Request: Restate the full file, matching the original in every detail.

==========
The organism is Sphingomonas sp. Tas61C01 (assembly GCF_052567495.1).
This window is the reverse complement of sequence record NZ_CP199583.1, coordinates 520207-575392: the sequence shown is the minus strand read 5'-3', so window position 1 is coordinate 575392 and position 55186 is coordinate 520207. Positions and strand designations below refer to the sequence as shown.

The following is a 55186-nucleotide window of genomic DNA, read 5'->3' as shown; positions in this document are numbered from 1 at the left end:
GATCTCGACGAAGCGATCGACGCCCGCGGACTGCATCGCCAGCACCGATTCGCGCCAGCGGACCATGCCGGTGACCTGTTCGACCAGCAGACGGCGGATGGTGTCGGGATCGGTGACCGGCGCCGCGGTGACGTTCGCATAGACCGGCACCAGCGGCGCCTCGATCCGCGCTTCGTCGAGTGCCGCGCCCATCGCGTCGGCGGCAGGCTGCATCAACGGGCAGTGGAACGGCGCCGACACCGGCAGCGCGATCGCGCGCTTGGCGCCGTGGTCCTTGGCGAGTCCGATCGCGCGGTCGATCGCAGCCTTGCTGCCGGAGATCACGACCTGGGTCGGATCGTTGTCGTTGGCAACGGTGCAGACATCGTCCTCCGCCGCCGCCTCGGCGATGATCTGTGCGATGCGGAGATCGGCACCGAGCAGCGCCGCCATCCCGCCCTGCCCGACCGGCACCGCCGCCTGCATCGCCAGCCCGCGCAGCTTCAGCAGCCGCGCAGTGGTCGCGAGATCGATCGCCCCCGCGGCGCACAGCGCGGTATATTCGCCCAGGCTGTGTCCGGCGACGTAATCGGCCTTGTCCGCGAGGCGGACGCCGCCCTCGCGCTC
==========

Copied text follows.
The organism is Sphingomonas sp. Tas61C01 (assembly GCF_052567495.1).
This window is the reverse complement of sequence record NZ_CP199583.1, coordinates 520207-575392: the sequence shown is the minus strand read 5'-3', so window position 1 is coordinate 575392 and position 55186 is coordinate 520207. Positions and strand designations below refer to the sequence as shown.

The following is a 55186-nucleotide window of genomic DNA, read 5'->3' as shown; positions in this document are numbered from 1 at the left end:
GATCTCGACGAAGCGATCGACGCCCGCGGACTGCATCGCCAGCACCGATTCGCGCCAGCGGACCATGCCGGTGACCTGTTCGACCAGCAGACGGCGGATGGTGTCGGGATCGGTGACCGGCGCCGCGGTGACGTTCGCATAGACCGGCACCAGCGGCGCCTCGATCCGCGCTTCGTCGAGTGCCGCGCCCATCGCGTCGGCGGCAGGCTGCATCAACGGGCAGTGGAACGGCGCCGACACCGGCAGCGCGATCGCGCGCTTGGCGCCGTGGTCCTTGGCGAGTCCGATCGCGCGGTCGATCGCAGCCTTGCTGCCGGAGATCACGACCTGGGTCGGATCGTTGTCGTTGGCAACGGTGCAGACATCGTCCTCCGCCGCCGCCTCGGCGATGATCTGTGCGATGCGGAGATCGGCACCGAGCAGCGCCGCCATCCCGCCCTGCCCGACCGGCACCGCCGCCTGCATCGCCAGCCCGCGCAGCTTCAGCAGCCGCGCAGTGGTCGCGAGATCGATCGCCCCCGCGGCGCACAGCGCGGTATATTCGCCCAGGCTGTGTCCGGCGACGTAATCGGCCTTGTCCGCGAGGCGGACGCCGCCCTCGCGCTC